Getting An Edge on the Competition: Interview Advice From the Inside
Reading time: about 5 min
Posted by: Lucid Content Team
So you’re seeking a job at a tech startup. You’re smart. You’re savvy. You’ve done your research. You’re prepared for the multiple rounds of interviews that lie ahead. You’ve got this, right? Well, those of us in People Operations have seen it all. What is going to give you a leg up on the competition of other smart, savvy individuals just like you? Here is a little interview advice from an insider’s perspective that can really razzle and dazzle your interview team.
Do your research
Of course you have done your research. You spent a few minutes the night before your interview scouring through the company website, reading a few articles, checking out a handful of blog posts. You have an arsenal of talking points prepared about how you align with the company’s purpose and core values. If the right moment comes up in the interview, you can point to a recent local news article that features one of the company’s latest achievements. Good for you. It’s all well and good.
But consider this: have you really done your research? If it’s a tech company, do they offer a product, and have you purchased and sampled their products? Does the company offer a service, and have you signed up for its services? Can you come to an interview prepared to offer praise - but not too much praise - and one or two suggestions for improvement? A company wants to hire people who are passionate about its offerings, but who will also help their team improve its services. It can spark a great conversation during an interview if you can demonstrate familiarity with the products a company has to offer and point to areas for improvement that could be a real value-add for consumers.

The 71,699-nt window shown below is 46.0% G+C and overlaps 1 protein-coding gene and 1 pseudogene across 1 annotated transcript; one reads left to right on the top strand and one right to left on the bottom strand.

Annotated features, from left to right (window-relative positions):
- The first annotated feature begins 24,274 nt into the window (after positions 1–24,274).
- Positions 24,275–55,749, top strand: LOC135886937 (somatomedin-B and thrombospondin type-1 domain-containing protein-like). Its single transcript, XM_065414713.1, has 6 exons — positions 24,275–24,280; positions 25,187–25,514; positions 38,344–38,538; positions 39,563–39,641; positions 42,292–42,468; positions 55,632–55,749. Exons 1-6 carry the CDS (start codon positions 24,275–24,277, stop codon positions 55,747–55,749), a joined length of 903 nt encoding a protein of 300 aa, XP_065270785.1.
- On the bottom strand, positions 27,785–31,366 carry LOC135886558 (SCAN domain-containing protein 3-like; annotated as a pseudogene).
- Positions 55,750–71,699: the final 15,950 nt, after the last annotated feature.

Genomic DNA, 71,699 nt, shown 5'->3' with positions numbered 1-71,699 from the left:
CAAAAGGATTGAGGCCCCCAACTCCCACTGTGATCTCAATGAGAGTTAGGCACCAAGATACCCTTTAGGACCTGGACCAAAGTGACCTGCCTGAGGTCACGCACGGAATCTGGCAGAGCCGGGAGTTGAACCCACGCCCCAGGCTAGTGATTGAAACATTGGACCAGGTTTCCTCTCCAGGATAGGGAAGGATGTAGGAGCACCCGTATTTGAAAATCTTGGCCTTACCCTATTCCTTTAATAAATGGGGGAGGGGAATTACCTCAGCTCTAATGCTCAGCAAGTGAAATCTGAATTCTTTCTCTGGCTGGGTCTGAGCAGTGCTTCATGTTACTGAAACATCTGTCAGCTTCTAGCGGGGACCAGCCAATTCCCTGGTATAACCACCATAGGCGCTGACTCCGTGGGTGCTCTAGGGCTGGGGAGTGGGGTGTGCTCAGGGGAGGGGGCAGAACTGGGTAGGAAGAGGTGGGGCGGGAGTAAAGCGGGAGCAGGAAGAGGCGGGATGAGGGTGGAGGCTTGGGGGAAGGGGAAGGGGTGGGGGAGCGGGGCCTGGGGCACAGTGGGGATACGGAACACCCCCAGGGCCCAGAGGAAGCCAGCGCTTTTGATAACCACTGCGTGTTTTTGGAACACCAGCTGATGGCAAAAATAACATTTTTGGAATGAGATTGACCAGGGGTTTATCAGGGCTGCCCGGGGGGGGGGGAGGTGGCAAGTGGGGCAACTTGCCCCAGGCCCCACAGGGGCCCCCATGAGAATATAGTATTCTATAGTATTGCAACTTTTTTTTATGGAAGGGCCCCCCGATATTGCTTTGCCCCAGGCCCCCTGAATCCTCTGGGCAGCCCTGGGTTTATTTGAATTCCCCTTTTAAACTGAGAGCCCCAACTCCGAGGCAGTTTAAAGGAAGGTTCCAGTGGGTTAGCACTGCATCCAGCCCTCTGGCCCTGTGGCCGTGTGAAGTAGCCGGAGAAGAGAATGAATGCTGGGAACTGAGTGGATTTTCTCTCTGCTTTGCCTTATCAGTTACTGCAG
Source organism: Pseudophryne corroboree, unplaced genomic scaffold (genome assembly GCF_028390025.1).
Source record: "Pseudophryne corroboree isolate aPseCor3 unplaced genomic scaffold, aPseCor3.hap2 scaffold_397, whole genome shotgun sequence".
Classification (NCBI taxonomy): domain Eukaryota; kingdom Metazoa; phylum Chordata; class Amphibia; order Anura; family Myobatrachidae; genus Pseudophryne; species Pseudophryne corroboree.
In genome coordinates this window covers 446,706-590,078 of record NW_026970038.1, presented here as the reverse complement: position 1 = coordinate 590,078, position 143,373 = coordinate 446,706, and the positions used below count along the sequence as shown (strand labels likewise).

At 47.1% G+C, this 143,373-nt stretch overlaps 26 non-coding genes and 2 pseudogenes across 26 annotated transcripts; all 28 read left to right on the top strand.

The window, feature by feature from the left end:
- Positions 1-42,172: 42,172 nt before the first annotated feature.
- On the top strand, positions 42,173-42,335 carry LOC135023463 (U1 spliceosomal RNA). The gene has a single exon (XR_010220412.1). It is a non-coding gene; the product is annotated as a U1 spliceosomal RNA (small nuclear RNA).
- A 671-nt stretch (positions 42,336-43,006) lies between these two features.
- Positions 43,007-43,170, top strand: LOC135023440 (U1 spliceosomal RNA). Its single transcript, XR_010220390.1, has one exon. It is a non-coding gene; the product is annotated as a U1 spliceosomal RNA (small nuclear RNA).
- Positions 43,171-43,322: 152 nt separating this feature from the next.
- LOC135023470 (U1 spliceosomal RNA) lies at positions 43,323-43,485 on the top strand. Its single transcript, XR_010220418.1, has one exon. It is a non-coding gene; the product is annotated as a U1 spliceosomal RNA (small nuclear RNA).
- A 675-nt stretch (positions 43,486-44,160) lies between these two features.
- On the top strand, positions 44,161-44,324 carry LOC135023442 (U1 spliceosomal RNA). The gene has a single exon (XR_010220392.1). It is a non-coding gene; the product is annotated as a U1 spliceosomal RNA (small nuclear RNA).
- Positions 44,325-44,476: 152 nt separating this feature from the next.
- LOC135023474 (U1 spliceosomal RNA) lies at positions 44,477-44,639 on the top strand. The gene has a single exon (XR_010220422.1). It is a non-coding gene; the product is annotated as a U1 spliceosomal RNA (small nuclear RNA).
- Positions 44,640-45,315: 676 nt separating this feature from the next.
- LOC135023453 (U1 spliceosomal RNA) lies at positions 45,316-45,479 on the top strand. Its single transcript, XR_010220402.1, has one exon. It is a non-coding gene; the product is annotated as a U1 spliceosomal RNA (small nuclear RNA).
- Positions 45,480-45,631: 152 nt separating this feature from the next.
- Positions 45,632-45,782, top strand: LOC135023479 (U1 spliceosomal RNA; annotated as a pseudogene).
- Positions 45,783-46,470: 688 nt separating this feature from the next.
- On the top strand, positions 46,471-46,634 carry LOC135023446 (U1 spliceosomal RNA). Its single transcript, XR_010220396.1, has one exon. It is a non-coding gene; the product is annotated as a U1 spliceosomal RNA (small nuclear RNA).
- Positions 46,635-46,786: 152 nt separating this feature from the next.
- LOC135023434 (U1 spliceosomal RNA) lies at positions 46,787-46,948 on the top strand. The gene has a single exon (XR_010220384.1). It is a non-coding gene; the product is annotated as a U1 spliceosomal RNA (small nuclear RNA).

Point to achievements
You have known from an early age that achievers excel. Your track record proves it. So make sure you outline your achievements in no uncertain terms. This tip applies to both your resume and your interview. Take it from an insider, when faced with hundreds of resumes to review for one job opening, a recruiter will spend all of fifteen seconds looking at each resume submitted. Colorful, well-laid-out resumes will not make you stand out amongst the rest because it’s meaningless, unless you are applying for a graphic designer role. Recruiters are looking for the meaty content, which, put plainly, is an outline of accomplishments. If your work resulted in a 10% increase to revenue, say it. If you successfully reduced turnover in your team by 25%, describe how you were able to do so. Actions and results are what recruiters and/or interviewers are seeking to understand from your resume and interviews.
Demonstrate willingness to learn